• Many sprites, such as the water behind Sonic's surfboard while he is surfing to Angel Island, are glitched.

Sonic 3 Prototype Glitch Water.png

  • A majority of object palettes are not finalized.
Proto Final
S3Proto Competition Item.png S3Final Competition Item.png
  • The Speed Shoe and Heavy Shoe icons in Competition mode are different and more simplistic, they have an "S" in them with up and down arrows.
Proto Final
  • The HUD numbers have some shading that was removed in the final game, likely since they often appear heavily contrasted and hard to make out. The shine on the HUD text is also larger, with the shine being 4 pixels tall. The "Bonus" lettering wasn't updated to match the final's smaller shine, leading to a bit of a clash. The N in "Rings" was also made thinner by one pixel, which would be reverted in the final HUD, to match with its length in previous titles.
Proto Final
  • The "GOT THROUGH" text seen upon completion of an act has noticeably simpler shading.
Sonic 2 Proto Final



  • The "Game Over" and "Time Over" graphics still use the Sonic 2 sprites, and haven't been refitted to use Sonic 3's palette.
Proto Final
Sonic3PrototypeKnucklesActClearText.png Sonic 3 unused Knuckles text.png
  • Knuckles's unused Act Clear text is also different, appearing fitted like Sonic/Tails' text.

Sega Screen

Proto Final
SEGAAAA--AAH who turned out the lights!? It's going to cost them a fortune to repair that.

The Sega screen is still largely based on Sonic 2.

  • Due to a bug in the code, too much RAM is cleared which ends up blackening the entire color palette RAM. This miraculously wasn't an issue in Sonic 2 because the RAM was arranged differently. It can be fixed with the following code 034634:00FF.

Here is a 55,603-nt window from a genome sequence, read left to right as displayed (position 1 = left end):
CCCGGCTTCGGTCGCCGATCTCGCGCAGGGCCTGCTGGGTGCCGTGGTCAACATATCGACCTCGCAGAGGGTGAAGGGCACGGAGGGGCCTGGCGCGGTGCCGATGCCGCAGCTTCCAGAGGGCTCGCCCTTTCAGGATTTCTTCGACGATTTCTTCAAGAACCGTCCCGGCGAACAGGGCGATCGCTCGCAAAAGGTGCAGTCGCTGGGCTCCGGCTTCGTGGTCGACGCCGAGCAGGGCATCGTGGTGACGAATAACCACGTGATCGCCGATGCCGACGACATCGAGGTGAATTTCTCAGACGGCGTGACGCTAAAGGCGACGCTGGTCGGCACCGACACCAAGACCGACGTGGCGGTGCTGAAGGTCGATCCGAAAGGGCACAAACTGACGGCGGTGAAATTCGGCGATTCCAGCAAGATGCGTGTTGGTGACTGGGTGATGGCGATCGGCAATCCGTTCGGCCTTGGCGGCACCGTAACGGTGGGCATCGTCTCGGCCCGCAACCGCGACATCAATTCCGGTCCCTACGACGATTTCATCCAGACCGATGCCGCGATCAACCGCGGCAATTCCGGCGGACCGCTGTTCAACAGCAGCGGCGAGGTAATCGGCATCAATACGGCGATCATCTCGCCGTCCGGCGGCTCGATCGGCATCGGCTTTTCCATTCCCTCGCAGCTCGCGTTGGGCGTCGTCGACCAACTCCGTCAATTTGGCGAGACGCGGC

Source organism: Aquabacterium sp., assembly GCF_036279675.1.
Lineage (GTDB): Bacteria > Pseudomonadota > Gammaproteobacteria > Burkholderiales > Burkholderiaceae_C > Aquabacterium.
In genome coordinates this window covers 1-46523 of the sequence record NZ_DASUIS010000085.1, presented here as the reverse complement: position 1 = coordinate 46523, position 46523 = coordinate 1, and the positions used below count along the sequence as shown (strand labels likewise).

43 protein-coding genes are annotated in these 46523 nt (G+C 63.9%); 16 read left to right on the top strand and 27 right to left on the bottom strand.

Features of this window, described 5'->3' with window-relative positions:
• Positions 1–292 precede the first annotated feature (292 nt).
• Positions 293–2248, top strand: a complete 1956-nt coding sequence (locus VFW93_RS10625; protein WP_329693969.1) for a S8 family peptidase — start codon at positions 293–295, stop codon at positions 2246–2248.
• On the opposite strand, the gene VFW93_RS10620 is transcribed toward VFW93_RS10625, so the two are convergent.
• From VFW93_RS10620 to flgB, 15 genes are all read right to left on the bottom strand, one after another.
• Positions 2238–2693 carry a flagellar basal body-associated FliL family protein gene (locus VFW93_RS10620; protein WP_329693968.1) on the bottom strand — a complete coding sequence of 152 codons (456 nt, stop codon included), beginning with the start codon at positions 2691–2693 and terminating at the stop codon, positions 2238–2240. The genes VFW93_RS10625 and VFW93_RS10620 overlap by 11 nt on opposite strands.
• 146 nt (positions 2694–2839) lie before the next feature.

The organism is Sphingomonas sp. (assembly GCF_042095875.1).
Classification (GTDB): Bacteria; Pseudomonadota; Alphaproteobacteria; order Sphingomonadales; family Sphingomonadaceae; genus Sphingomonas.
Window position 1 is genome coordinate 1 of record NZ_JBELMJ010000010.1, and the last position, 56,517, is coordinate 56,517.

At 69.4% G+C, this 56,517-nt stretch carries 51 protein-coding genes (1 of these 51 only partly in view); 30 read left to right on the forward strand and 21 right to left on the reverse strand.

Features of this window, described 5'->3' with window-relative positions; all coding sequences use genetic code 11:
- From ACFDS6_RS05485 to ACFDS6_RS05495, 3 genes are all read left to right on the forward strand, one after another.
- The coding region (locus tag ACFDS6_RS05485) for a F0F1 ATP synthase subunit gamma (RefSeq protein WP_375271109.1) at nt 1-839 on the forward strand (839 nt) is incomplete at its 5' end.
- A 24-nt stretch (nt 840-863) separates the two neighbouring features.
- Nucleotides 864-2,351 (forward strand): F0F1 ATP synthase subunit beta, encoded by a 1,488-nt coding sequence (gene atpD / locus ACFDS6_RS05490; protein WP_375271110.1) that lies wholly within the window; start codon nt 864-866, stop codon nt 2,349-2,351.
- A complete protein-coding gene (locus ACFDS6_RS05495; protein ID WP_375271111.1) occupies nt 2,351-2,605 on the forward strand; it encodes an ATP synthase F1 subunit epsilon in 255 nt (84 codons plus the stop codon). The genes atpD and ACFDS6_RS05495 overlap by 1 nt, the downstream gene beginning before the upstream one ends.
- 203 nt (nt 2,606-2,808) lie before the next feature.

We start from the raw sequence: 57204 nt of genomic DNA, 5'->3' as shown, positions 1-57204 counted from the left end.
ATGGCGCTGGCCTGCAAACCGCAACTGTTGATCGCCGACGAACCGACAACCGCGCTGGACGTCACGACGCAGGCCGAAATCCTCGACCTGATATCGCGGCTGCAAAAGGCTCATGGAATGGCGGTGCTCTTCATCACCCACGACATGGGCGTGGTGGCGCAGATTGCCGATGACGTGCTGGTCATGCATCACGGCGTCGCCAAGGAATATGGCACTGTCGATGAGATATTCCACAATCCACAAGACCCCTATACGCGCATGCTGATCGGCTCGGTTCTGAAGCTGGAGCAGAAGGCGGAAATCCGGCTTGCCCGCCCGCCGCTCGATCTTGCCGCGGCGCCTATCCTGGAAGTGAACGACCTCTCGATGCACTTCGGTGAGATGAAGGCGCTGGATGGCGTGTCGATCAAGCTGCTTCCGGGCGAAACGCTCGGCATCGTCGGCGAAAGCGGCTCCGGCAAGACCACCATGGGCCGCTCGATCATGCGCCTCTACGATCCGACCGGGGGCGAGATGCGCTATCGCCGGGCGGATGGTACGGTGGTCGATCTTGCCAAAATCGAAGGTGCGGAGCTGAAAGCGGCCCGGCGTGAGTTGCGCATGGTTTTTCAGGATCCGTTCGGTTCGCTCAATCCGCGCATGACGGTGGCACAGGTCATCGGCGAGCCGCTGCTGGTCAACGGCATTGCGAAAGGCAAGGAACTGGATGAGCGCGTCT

• Sonic's sprites have been updated to use the new player palette, but the SEGA screen still loads the old Sonic 2 player palette.
  • Although it might not seem like it given its current state, some code changes were made to work with Sonic 3's new engine.
  • In one of the more technologically... bizarre changes, this prototype has the Sonic 2 "SEGA!" sample run under a heavy low pass filter.

What makes this bizarre is that this change was done to the sample itself; NOT the sound driver (unlike Sonic the Hedgehog's sped up snare sample). The SEGA sample would then get changed again in the final, this time without the filter and slightly sped up.

Sonic 2 (24,947 bytes) Sonic 3 (November 3rd, 27,817 bytes) Sonic 3 (Final, 24,110 bytes)

Title Screen

Proto Final
Why's it so dimly lit in this render? Ah, there we go!

The title screen uses some very, very basic graphics. Specific visual differences include:

  • There's no background at all - the final adds a nice skyline of Angel Island Zone. This also means no Tails (and Knuckles in Sonic 3 & Knuckles) or Tornado.
  • Sonic's render was not touched up at all from his conversion to 4bpp and the palette appears to be computer-generated, therefore, color clamping issues show up. The logo banner was changed from a light blue/white to a red/white color scheme, and the logo itself was changed from dark blue with orange outlines (the way the text was presented on the box art for previous titles) to yellow with dark blue outlines. There's also no TM next to the banner.
  • The model for the ring and Sonic himself seem to be the same but with some differences, Sonic's pupils are rounder, his fingers are fatter, and his ears have no inside. The ring's positioning, as well as the lighting, were updated. The final render makes better use of the color space since it dithers colors whereas the proto render doesn't. Sonic's mouth is also notably absent from the render, implying that it was a drawn-on feature when it was added to the final game's render. Sonic also isn't animated, though the banner still bounces up and down. The rest of his body is present below the ring, unlike the final.
  • Incidentally, the text reading "Sonic the Hedgehog" below the logo is finalized - this simple text carried its way into the final build of the game, although it suffered from a palette change making it somewhat harder to read.
  • The "Copyright 1994 SEGA" text is absent, which is likely more of a given.
  • Pressing Up, Up, Down, Down, Up, Up will enable Debug Mode.